Async indexing speeds up object ingestion by separating it from the vector index construction process. Rather than waiting for the new objects to be indexed, the objects are put in an in-memory queue before getting indexed. Since we imported millions of objects, it was important to enable this feature to reduce the import time.

For open-source users, you can enable it by adding ASYNC_INDEXING=true in your environment variable, or you can enable it through Weaviate Cloud.

Product Quantization

While async indexing helped with importing, product quantization (PQ) was important for alleviating the memory footprint. PQ is a technique used to compress the size of vector embeddings by representing the vectors as centroid ids. The centroid ids are calculated by clustering each segment. We enabled PQ to reduce the memory requirements without slowing down the ingestion.

You can either manually enable PQ or have it automatically triggered based on the number of vectors. You can manually enable PQ by setting it at the collection level. You’ll first need to import at least 10,000 to 100,000 vectors in order to form the centroids. AutoPQ can be used for new collections and the training step to form the centroids is set at 100,000 vectors by default.

It is important to keep in mind that PQ will have a tradeoff between recall, performance, and memory usage. You can tune HNSW parameters to complement the PQ configuration you selected.

Vector Index Configuration

Since our application didn’t require high recall, we opted in to save costs by enabling PQ. There are a few PQ parameters that you can configure like trainingLimit, segments, and distribution. Additionally, you can configure the HNSW parameters like the distance, ef, efConstruction, and more. It is important to note that some parameters cannot be changed once the collection is created.

When configuring HNSW, you should consider a few questions:

  1. How many queries do you expect per second?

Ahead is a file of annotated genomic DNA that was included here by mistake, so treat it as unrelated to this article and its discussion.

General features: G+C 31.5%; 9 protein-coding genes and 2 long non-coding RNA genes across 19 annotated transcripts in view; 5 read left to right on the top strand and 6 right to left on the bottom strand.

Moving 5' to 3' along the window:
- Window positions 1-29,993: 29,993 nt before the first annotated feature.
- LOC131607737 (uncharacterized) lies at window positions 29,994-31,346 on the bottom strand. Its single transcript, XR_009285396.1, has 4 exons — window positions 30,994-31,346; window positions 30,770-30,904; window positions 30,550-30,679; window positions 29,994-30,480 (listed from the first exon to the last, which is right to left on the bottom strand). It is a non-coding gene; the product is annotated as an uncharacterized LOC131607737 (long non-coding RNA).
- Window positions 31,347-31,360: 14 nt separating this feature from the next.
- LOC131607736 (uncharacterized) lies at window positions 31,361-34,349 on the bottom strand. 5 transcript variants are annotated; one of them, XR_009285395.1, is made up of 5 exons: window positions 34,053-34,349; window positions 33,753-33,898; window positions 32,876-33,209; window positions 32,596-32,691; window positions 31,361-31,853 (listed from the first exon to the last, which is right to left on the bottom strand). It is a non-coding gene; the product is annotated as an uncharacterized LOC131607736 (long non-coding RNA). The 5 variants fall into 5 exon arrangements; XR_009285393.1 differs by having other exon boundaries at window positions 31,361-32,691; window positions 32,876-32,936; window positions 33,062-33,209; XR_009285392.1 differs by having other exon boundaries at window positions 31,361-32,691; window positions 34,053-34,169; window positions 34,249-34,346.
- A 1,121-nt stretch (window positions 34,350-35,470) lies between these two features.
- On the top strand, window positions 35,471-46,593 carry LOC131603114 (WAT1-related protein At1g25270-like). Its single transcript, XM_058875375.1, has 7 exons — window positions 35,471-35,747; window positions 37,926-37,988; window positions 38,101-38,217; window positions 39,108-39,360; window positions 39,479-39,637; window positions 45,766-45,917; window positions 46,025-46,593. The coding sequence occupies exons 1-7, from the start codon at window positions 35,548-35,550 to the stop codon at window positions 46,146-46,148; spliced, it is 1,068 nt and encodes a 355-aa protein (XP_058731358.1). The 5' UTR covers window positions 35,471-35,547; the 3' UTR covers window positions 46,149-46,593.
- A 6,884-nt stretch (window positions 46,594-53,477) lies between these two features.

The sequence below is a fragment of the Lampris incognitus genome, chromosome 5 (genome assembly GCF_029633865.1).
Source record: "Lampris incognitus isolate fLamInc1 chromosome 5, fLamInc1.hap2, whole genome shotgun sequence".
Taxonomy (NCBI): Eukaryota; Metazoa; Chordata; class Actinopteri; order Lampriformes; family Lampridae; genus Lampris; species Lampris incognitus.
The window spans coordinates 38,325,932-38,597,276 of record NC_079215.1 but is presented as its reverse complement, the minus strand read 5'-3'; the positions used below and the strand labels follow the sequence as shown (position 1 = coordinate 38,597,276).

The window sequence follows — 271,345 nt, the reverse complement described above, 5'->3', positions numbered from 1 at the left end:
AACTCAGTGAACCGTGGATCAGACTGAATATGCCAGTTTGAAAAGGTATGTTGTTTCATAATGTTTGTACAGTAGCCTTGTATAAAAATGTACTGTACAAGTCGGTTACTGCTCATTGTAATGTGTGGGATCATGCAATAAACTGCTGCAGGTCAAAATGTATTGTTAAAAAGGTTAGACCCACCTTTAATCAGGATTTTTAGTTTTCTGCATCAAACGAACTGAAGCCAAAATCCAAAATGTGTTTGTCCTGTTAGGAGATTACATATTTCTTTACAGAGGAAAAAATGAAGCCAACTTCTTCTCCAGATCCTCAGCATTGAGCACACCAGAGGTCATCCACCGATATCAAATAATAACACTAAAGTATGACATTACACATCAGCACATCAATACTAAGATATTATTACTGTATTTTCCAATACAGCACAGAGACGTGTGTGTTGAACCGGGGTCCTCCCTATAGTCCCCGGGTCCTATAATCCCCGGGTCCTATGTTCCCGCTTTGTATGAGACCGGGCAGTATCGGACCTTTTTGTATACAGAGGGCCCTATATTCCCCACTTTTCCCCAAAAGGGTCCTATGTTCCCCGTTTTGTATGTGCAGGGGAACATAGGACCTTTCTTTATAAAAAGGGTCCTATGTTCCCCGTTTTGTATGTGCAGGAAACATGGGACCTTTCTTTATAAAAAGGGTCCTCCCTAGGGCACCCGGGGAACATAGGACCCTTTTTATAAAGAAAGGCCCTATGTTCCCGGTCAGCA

2. Do you expect a lot of imports or updates?
  3. How high should the recall be?

Consider the answers in this table to help with your use case!

Text Search Configuration

Weaviate lets you tune how each property is indexed, or if they’re indexed at all! By skipping the indexes, you speed up the insert time and reduce the memory for indexing.

In this demo, we determined that search performance could be improved by exactly matching a particular title value. This requires creating an inverted index to find text matches on the title property. This is denoted in your schema by setting indexFilterable to True. We further want to use BM25 scoring on the title, so we create an inverted index for keyword scoring as well. This is achieved by setting indexSearchable to True. However, for the url and content properties, although we want the data stored, we do not need an index, so we turn it off by setting both indexFilterable and indexSearchable to False.

Batch Imports

When importing data into Weaviate, we suggest using batch imports. This will send multiple objects in a single request, rather than importing them individually. There are three methods to choose from:

  1. dynamic: The batch size and number of requests are dynamically adjusted as you import data. The size and number of each are dependent on the server load.
with client.batch.dynamic() as batch:
  1. fixed_size: The user specifies the batch size and number of requests.
with client.batch.fixed_size(batch_size=100, concurrent_requests=4) as batch:
  1. rate_limit: If there is a third-party vectorization rate limit you want to avoid, you can specify the number of objects to send per minute.
with client.batch.rate_limit(requests_per_minute=600) as batch:

For our application, we used the fixed size batch import set to 1,024 objects.


We built an end-to-end application that searches Wikipedia for an article that completes an analogy, like “the peso is to Mexico as the dollar is to the United States”. You can try it here.

We powered our text and vector search with Weaviate and our embeddings, ingestion, and database queries with Modal.

We think the two tools make a great pair for data- and compute-intensive applications of generative models and artificial intelligence. Take them for a spin on your next project, whether it’s a blog post generator or a pet art generator, and let us know what you build!

Ready to start building?

Check out the Quickstart tutorial, and begin building amazing apps with the free trial of Weaviate Cloud (WCD).